Jack Del Rio told reporters at Monday's press conference that he's not likely to tip his hand on who the Jaguars' starting quarterback will be this Sunday.
"I'd like to take advantage of the unknown and not give my opponent this week any jump on what we may or may not be thinking. I understand there is a desire to have more information and at some point I know we'll talk about that position, but obviously the day after the game it's more about reflecting on what happened (on Sunday) and, as far as this week's preparation is concerned, I'd just as soon hold that competitive advantage and not give it to them," Del Rio said.
That could mean that his decision as to whether Byron Leftwich or David Garrard is the starter at quarterback against the Tennessee Titans may not be made known until just before kickoff. Garrard is coming off a 13-6 win in Philadelphia; Leftwich hopes to prove his left ankle injury is healed.
Del Rio was asked on Sunday after the game if Leftwich was still his team's starting quarterback, and Del Rio all but said yes. "How many times have I said that over the last four years?" Del Rio said.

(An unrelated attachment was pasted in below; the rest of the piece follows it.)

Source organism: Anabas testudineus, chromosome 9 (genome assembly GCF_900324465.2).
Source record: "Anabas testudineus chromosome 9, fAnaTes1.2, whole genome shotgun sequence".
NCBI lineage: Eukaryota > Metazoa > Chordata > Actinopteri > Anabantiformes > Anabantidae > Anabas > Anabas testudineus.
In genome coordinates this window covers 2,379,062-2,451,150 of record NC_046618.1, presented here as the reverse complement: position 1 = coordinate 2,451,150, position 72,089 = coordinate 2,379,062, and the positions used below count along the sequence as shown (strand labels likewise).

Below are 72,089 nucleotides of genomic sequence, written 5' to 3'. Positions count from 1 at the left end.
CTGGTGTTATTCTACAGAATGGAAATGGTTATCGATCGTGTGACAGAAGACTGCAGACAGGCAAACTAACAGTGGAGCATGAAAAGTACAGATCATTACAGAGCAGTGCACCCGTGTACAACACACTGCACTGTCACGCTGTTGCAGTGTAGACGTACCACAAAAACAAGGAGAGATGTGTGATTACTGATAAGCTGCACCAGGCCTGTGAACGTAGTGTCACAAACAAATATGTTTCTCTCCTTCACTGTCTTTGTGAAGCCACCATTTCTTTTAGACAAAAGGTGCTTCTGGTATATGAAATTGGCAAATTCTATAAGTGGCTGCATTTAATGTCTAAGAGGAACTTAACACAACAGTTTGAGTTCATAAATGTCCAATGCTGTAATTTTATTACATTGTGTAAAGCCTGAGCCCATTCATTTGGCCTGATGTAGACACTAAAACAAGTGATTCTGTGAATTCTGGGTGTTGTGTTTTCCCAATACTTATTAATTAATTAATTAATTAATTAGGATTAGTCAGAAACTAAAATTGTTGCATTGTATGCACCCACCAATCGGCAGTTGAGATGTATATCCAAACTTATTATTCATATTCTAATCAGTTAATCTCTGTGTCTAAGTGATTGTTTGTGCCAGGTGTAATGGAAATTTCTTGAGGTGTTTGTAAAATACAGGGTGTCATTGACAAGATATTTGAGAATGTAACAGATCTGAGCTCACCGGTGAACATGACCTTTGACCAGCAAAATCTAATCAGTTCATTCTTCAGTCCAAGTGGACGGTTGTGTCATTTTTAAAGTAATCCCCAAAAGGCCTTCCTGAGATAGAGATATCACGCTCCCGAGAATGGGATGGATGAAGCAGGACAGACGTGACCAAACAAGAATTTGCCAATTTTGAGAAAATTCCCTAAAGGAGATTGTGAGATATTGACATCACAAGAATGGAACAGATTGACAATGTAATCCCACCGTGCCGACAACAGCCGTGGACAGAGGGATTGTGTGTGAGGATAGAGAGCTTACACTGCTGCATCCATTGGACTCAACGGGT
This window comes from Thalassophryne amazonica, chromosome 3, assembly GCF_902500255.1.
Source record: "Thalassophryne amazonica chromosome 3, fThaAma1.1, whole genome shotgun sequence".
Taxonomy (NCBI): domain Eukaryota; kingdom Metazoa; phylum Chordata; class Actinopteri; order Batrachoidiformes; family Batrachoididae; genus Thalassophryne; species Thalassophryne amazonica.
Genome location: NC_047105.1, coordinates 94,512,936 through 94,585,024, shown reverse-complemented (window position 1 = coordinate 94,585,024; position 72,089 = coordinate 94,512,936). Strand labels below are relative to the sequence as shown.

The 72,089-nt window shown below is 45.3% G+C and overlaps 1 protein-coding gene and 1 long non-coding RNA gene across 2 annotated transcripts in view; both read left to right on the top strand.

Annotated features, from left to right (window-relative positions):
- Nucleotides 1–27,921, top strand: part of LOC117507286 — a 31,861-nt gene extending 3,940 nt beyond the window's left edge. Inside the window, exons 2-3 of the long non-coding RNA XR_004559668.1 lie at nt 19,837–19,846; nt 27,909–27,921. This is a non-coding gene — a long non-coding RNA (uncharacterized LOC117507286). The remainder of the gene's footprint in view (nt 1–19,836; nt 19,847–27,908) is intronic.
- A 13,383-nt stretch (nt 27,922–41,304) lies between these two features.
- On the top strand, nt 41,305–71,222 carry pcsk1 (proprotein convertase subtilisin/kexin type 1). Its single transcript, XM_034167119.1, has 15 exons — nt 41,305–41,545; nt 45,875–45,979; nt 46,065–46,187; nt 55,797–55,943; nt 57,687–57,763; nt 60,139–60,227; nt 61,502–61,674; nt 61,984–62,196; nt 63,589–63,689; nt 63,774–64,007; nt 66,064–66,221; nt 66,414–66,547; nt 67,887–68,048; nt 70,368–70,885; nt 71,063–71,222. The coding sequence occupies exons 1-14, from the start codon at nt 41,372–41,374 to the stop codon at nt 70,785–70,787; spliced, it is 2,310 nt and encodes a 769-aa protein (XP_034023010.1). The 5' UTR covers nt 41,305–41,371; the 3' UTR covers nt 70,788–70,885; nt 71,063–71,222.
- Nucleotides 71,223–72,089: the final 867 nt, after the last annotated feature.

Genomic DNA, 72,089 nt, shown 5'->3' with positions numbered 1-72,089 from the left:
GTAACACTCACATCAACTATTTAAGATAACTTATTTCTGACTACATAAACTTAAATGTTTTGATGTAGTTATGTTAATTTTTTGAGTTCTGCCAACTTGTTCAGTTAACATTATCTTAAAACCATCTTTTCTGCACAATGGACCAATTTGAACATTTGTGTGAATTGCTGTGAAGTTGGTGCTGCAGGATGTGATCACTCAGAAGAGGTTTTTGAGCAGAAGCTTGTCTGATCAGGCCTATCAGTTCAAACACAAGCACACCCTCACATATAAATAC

The Jaguars head coach was asked on Monday if his opinion has changed since Sunday. "No," Del Rio said.
Del Rio has never wavered in his commitment to Leftwich, since the seventh pick of the 2003 draft took over at quarterback for the Jaguars in the fourth game of his career. Del Rio's response on Monday would suggest Leftwich remains the team's official "starting quarterback," and whether or not he's the starter this week will be determined by Del Rio's view of Leftwich's recovery.
"I'm not making any proclamations," Del Rio said. "There won't be.
"I'll give you an injury report on Wednesday and we'll talk more after that. I think that's fair, isn't it?" Del Rio said.
It would be foolish to expect Del Rio not to play cat and mouse with Titans coach Jeff Fisher. It's typical coaching gamesmanship, but it's not likely the two quarterbacks will be kept in the dark.
With Garrard at quarterback in Philadelphia, the Jaguars ran for 209 yards and dominated time of possession. Garrard only completed 10 passes for 87 yards, but Del Rio said the Jaguars' reluctance to throw the ball was largely a result of the windy conditions.
Eagles quarterback Donovan McNabb, who was the second-ranked passer in the NFL, struggled to complete 18 passes for 161 yards.
"If you can run the ball and stop the run, that's a proven way to win in the NFL, but obviously there's more to it than that. You have to make plays in the passing game," Del Rio said.
Fred Taylor rushed for 103 yards and a touchdown, which earned him the offense's game ball. John Henderson got the game ball on defense and Alvin Pearman took the special teams version for his flawless handling of punts and his 29-yard return.
"We put him on the left side to match up against Sean Andrews," Del Rio said of Henderson. "He was all over the field."